Are electric cars really environmentally friendly?
There’s a myth going around that electric cars aren’t as green as they’re made out to be. Is that anywhere near the truth or just nonsense that spreads without any reason? There are loads of arguments attached to this generalisation and none of them are true. It’s not true that manufacturing electric cars generates more emissions. Neither is it true that electricity has its own “footprint”. So where do these rumours come from?
When electric cars are debated the arguments are normally very black and white. One side paints electric cars as heaven sent green machines, while the other likes to pretend it’s so smart because it’s saying that these eco-friendly cars are really bad for the environment. Of course, neither side is 100% accurate.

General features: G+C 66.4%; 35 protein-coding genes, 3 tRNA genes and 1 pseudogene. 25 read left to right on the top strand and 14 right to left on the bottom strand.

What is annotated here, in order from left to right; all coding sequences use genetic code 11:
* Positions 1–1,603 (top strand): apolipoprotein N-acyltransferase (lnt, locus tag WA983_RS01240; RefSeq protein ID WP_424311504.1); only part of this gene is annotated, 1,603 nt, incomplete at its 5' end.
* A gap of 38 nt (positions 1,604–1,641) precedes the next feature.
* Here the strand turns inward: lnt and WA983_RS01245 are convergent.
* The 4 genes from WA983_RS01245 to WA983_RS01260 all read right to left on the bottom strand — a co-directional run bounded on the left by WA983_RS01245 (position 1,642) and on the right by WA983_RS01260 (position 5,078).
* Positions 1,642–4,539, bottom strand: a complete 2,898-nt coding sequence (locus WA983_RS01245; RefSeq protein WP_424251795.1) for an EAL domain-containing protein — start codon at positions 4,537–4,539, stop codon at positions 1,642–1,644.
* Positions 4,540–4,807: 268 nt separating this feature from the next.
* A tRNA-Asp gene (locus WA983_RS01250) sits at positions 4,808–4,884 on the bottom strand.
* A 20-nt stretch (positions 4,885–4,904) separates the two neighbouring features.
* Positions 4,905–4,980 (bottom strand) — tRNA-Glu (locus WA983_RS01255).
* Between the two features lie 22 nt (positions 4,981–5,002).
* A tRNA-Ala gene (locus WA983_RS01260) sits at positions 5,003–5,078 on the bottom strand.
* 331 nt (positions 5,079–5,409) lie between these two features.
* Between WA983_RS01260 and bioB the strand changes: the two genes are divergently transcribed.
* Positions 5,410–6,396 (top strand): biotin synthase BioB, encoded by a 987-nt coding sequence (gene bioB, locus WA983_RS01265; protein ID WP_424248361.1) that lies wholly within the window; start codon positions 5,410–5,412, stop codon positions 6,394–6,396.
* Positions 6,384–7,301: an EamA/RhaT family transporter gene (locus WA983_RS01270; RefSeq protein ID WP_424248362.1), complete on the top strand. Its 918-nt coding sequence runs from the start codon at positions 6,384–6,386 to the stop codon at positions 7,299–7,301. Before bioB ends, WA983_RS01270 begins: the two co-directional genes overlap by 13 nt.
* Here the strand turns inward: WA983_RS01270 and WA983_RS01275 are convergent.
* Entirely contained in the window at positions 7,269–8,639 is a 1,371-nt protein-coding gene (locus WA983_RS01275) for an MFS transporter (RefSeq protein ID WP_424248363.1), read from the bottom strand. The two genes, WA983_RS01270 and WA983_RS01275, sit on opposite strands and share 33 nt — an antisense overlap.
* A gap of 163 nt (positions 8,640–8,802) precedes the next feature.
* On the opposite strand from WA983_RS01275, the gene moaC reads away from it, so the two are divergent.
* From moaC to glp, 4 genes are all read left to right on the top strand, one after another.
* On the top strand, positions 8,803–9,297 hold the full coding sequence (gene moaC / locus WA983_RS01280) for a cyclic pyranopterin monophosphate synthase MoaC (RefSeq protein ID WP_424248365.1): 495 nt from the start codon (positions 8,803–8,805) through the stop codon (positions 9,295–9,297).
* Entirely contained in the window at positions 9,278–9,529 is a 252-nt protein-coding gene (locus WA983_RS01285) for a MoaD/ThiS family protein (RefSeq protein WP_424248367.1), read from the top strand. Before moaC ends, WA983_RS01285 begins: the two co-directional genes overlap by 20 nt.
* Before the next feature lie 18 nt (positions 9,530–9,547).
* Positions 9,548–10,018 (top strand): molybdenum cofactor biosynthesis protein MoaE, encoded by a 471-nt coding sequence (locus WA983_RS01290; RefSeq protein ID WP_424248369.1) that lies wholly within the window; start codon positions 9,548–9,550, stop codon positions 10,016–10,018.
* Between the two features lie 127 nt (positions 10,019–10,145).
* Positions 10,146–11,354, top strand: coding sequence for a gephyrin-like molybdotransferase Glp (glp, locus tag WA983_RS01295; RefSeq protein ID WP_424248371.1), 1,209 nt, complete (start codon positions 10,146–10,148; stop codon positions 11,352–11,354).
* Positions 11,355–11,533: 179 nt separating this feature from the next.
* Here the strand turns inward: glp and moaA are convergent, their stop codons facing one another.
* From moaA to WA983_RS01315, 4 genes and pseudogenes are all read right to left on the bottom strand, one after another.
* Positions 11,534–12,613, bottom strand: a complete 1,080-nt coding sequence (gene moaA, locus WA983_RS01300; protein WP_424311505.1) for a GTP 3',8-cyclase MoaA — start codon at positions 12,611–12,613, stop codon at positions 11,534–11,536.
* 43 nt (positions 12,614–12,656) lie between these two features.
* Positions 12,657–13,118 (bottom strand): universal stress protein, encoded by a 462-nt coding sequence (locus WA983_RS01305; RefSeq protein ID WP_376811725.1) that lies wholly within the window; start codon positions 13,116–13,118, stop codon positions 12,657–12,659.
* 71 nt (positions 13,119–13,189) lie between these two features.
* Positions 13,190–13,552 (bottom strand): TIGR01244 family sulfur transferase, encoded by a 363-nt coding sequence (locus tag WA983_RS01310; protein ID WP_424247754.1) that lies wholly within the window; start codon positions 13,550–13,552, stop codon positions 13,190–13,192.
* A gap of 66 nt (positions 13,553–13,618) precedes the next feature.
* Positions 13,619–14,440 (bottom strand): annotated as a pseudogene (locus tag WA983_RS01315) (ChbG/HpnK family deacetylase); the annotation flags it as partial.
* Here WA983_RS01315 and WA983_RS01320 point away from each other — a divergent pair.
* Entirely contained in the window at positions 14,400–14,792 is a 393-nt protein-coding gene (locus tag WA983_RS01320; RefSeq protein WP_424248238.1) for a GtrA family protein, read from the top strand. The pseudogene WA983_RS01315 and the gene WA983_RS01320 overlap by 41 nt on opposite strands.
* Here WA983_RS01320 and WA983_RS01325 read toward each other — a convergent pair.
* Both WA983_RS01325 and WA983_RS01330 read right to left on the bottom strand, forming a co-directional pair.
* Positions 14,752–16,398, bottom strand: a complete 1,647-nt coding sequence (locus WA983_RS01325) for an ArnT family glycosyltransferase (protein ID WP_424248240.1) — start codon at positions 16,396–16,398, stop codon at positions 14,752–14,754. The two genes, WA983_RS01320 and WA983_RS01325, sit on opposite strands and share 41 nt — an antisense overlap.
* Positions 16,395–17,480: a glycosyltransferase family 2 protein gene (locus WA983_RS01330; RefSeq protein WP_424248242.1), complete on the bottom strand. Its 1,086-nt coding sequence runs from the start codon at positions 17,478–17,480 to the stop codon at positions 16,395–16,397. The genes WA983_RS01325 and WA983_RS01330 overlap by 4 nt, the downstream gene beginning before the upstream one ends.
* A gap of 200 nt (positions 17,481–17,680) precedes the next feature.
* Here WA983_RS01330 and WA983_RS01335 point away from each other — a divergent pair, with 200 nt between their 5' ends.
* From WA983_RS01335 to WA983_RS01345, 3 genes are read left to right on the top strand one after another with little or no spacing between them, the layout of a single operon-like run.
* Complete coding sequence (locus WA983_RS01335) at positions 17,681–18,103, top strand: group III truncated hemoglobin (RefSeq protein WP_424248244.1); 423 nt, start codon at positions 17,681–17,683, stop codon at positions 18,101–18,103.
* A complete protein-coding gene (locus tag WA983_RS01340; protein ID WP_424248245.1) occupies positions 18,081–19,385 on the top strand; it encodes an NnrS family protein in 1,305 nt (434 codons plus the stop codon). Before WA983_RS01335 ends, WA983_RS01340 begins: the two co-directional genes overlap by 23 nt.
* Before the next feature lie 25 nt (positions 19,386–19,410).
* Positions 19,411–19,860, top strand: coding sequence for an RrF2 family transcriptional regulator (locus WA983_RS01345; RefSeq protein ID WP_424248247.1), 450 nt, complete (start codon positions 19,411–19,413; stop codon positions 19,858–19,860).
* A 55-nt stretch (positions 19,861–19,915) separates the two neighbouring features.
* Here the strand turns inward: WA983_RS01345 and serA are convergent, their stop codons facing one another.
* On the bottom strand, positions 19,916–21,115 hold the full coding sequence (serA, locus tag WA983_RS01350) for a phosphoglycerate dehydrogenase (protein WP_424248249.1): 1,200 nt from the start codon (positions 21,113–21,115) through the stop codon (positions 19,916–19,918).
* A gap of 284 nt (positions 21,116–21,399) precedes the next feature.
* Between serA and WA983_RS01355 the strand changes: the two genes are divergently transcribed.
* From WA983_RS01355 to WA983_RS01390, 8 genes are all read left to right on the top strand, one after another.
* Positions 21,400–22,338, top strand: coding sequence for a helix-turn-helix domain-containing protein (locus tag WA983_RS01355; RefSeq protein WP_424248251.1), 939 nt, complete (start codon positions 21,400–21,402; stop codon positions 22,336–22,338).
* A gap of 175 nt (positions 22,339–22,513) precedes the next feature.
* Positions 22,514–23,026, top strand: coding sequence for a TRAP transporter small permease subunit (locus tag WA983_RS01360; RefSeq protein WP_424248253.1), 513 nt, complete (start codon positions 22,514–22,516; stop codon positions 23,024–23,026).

The truth is that even if more environmental damage is caused when these cars are produced, the most important consideration isn’t the fuel used to build the car but the fuel used to create the electricity. If a coal powered fuel station provides the electricity, the electric car doesn’t really help the environment. If the power station providing the electricity is powered by natural gas, the car’s producing less than half the total emissions generated by a petrol or diesel model. So the country that the car’s being used in and the type of fuel that nation uses to generate electricity is the major factor here.
Electric cars are yet to be perfected but they’ve come a long way in a short amount of time. The Tesla Model S8 shown in our image doesn’t have that futuristic wedge-type look that typified earlier hybrid and electric cars as owners of electric cars no longer want to stand out when they drive around the streets.